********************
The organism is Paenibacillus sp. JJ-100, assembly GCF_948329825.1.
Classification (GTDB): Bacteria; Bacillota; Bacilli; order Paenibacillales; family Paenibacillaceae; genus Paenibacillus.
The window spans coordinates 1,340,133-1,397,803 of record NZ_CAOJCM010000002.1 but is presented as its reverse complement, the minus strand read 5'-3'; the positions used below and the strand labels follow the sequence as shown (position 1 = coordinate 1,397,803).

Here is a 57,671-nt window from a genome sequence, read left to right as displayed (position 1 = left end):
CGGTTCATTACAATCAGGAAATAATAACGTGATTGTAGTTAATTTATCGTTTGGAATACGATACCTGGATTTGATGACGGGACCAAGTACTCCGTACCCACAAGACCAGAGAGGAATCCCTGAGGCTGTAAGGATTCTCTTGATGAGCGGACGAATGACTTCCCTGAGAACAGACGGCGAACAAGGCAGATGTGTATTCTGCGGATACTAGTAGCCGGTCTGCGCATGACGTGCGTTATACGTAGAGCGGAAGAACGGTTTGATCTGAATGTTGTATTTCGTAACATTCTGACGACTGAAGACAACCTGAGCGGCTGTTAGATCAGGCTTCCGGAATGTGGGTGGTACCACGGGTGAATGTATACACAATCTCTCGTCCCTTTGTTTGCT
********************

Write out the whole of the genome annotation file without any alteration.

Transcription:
The organism is Paenibacillus sp. JJ-100, assembly GCF_948329825.1.
Classification (GTDB): Bacteria; Bacillota; Bacilli; order Paenibacillales; family Paenibacillaceae; genus Paenibacillus.
The window spans coordinates 1,340,133-1,397,803 of record NZ_CAOJCM010000002.1 but is presented as its reverse complement, the minus strand read 5'-3'; the positions used below and the strand labels follow the sequence as shown (position 1 = coordinate 1,397,803).

Here is a 57,671-nt window from a genome sequence, read left to right as displayed (position 1 = left end):
CGGTTCATTACAATCAGGAAATAATAACGTGATTGTAGTTAATTTATCGTTTGGAATACGATACCTGGATTTGATGACGGGACCAAGTACTCCGTACCCACAAGACCAGAGAGGAATCCCTGAGGCTGTAAGGATTCTCTTGATGAGCGGACGAATGACTTCCCTGAGAACAGACGGCGAACAAGGCAGATGTGTATTCTGCGGATACTAGTAGCCGGTCTGCGCATGACGTGCGTTATACGTAGAGCGGAAGAACGGTTTGATCTGAATGTTGTATTTCGTAACATTCTGACGACTGAAGACAACCTGAGCGGCTGTTAGATCAGGCTTCCGGAATGTGGGTGGTACCACGGGTGAATGTATACACAATCTCTCGTCCCTTTGTTTGCT